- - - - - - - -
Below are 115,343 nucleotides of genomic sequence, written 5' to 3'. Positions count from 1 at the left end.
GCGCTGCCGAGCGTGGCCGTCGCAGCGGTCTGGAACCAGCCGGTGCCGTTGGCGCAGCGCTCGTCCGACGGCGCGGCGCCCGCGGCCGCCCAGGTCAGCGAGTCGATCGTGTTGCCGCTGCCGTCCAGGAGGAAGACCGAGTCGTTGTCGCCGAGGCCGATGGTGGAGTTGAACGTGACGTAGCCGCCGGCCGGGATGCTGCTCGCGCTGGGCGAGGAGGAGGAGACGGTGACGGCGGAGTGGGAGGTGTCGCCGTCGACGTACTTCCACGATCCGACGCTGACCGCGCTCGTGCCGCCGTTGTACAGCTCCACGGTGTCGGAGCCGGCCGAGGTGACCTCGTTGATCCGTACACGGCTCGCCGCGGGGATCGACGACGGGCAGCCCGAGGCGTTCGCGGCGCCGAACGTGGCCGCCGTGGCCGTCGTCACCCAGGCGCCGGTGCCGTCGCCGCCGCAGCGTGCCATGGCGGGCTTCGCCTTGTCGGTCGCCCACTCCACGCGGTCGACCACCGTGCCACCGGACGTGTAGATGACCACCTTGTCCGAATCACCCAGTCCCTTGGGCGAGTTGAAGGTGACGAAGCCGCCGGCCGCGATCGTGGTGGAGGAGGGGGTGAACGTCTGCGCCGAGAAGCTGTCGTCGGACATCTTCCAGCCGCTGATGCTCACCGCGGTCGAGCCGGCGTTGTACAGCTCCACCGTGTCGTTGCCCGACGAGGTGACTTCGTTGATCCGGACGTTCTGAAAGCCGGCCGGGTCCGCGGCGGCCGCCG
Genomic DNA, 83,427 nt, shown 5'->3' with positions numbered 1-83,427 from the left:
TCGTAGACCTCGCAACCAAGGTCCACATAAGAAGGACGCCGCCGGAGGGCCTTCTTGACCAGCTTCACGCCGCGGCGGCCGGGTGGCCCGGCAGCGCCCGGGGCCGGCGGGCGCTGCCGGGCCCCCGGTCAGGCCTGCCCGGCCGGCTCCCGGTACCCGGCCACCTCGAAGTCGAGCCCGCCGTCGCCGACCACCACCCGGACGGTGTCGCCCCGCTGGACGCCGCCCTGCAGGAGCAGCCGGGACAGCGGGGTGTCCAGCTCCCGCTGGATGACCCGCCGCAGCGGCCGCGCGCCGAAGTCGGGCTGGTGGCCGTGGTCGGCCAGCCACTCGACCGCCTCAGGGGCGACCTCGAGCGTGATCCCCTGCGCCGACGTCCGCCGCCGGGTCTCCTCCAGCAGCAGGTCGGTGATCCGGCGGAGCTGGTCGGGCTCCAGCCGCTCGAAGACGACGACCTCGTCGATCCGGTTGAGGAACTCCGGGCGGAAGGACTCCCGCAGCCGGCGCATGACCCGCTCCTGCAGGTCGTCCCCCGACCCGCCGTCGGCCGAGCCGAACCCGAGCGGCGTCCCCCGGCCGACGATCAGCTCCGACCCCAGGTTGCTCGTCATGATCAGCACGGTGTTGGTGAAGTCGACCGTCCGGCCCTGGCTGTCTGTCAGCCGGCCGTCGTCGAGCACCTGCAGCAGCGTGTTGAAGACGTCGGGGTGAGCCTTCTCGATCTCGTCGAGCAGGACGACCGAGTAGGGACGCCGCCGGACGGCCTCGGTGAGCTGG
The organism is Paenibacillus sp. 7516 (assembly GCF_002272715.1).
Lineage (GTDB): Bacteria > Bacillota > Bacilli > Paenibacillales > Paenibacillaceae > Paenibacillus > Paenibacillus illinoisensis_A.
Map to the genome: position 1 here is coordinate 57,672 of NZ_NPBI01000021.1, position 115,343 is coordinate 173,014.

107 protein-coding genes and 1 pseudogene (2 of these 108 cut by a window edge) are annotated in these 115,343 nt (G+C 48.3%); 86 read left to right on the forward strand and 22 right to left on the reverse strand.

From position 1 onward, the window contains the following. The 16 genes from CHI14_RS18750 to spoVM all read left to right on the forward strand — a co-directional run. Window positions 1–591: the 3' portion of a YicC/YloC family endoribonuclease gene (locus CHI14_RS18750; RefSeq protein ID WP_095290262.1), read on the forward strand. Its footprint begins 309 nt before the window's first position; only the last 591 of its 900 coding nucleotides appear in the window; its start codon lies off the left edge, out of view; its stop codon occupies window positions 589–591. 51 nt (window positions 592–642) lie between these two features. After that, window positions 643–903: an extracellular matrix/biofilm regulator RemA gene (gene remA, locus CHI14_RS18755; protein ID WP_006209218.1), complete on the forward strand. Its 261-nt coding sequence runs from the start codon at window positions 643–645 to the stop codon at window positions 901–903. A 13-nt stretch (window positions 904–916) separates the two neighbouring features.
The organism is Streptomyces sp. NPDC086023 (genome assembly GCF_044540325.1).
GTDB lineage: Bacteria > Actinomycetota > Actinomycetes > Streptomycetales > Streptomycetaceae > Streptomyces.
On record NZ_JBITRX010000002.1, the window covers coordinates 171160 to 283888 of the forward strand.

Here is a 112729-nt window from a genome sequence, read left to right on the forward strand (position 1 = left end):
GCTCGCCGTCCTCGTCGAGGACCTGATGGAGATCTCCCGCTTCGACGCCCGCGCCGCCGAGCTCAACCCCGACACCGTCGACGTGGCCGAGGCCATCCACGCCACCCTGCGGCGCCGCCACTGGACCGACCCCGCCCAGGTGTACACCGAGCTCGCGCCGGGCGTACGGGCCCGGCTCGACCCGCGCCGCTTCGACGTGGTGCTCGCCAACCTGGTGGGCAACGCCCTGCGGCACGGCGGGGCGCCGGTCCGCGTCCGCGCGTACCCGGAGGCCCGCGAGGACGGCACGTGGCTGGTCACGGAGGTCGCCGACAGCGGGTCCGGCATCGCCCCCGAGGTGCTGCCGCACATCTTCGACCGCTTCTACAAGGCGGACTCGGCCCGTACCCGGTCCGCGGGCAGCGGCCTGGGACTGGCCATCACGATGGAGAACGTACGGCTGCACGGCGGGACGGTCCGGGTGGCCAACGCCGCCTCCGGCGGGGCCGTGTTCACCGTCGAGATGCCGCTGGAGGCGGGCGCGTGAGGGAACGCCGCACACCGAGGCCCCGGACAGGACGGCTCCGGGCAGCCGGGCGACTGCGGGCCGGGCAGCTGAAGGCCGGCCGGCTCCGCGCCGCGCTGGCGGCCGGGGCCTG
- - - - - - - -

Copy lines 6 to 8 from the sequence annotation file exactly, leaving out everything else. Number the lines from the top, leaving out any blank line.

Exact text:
Lineage (GTDB): Bacteria > Bacillota > Bacilli > Paenibacillales > Paenibacillaceae > Paenibacillus > Paenibacillus illinoisensis_A.
Map to the genome: position 1 here is coordinate 57,672 of NZ_NPBI01000021.1, position 115,343 is coordinate 173,014.

107 protein-coding genes and 1 pseudogene (2 of these 108 cut by a window edge) are annotated in these 115,343 nt (G+C 48.3%); 86 read left to right on the forward strand and 22 right to left on the reverse strand.